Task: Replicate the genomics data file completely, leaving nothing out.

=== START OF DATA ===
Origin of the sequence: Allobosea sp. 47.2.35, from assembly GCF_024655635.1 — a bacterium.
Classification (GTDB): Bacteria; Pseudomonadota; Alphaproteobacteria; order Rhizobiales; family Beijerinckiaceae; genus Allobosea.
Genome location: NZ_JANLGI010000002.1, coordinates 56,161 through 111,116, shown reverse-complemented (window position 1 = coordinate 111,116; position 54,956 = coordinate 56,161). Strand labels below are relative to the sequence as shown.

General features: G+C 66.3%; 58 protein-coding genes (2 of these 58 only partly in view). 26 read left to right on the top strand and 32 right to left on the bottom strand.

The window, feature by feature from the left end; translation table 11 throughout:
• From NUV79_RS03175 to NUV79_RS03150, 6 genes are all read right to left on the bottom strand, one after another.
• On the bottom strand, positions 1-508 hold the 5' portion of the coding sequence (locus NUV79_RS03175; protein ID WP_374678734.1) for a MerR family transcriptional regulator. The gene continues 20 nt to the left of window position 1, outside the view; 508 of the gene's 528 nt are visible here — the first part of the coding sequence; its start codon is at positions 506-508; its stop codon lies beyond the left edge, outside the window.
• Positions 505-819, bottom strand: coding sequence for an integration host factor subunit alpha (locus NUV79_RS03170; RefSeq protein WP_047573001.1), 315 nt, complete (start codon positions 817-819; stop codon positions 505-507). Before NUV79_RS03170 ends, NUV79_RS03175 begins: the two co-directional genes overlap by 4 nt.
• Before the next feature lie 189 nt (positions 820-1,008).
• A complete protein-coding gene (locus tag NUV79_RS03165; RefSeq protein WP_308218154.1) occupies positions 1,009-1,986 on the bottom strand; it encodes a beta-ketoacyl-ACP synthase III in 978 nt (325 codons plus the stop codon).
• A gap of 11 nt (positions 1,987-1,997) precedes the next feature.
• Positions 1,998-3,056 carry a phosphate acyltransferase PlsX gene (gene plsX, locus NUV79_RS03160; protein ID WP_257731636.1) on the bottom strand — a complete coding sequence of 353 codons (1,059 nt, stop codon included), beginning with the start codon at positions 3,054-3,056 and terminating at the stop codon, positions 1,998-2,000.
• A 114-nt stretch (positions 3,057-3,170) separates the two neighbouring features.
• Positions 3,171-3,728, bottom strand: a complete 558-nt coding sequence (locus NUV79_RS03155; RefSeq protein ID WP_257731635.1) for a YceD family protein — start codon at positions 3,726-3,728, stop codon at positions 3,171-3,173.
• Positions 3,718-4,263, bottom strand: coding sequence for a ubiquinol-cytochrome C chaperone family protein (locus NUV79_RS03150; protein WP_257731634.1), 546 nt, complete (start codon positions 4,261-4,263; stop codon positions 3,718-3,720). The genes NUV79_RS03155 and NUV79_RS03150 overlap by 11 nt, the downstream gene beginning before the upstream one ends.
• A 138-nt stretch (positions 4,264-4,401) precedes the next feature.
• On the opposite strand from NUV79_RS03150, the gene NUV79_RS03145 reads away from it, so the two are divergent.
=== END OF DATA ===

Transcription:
Origin of the sequence: Allobosea sp. 47.2.35, from assembly GCF_024655635.1 — a bacterium.
Classification (GTDB): Bacteria; Pseudomonadota; Alphaproteobacteria; order Rhizobiales; family Beijerinckiaceae; genus Allobosea.
Genome location: NZ_JANLGI010000002.1, coordinates 56,161 through 111,116, shown reverse-complemented (window position 1 = coordinate 111,116; position 54,956 = coordinate 56,161). Strand labels below are relative to the sequence as shown.

General features: G+C 66.3%; 58 protein-coding genes (2 of these 58 only partly in view). 26 read left to right on the top strand and 32 right to left on the bottom strand.

The window, feature by feature from the left end; translation table 11 throughout:
• From NUV79_RS03175 to NUV79_RS03150, 6 genes are all read right to left on the bottom strand, one after another.
• On the bottom strand, positions 1-508 hold the 5' portion of the coding sequence (locus NUV79_RS03175; protein ID WP_374678734.1) for a MerR family transcriptional regulator. The gene continues 20 nt to the left of window position 1, outside the view; 508 of the gene's 528 nt are visible here — the first part of the coding sequence; its start codon is at positions 506-508; its stop codon lies beyond the left edge, outside the window.
• Positions 505-819, bottom strand: coding sequence for an integration host factor subunit alpha (locus NUV79_RS03170; RefSeq protein WP_047573001.1), 315 nt, complete (start codon positions 817-819; stop codon positions 505-507). Before NUV79_RS03170 ends, NUV79_RS03175 begins: the two co-directional genes overlap by 4 nt.
• Before the next feature lie 189 nt (positions 820-1,008).
• A complete protein-coding gene (locus tag NUV79_RS03165; RefSeq protein WP_308218154.1) occupies positions 1,009-1,986 on the bottom strand; it encodes a beta-ketoacyl-ACP synthase III in 978 nt (325 codons plus the stop codon).
• A gap of 11 nt (positions 1,987-1,997) precedes the next feature.
• Positions 1,998-3,056 carry a phosphate acyltransferase PlsX gene (gene plsX, locus NUV79_RS03160; protein ID WP_257731636.1) on the bottom strand — a complete coding sequence of 353 codons (1,059 nt, stop codon included), beginning with the start codon at positions 3,054-3,056 and terminating at the stop codon, positions 1,998-2,000.
• A 114-nt stretch (positions 3,057-3,170) separates the two neighbouring features.
• Positions 3,171-3,728, bottom strand: a complete 558-nt coding sequence (locus NUV79_RS03155; RefSeq protein ID WP_257731635.1) for a YceD family protein — start codon at positions 3,726-3,728, stop codon at positions 3,171-3,173.
• Positions 3,718-4,263, bottom strand: coding sequence for a ubiquinol-cytochrome C chaperone family protein (locus NUV79_RS03150; protein WP_257731634.1), 546 nt, complete (start codon positions 4,261-4,263; stop codon positions 3,718-3,720). The genes NUV79_RS03155 and NUV79_RS03150 overlap by 11 nt, the downstream gene beginning before the upstream one ends.
• A 138-nt stretch (positions 4,264-4,401) precedes the next feature.
• On the opposite strand from NUV79_RS03150, the gene NUV79_RS03145 reads away from it, so the two are divergent.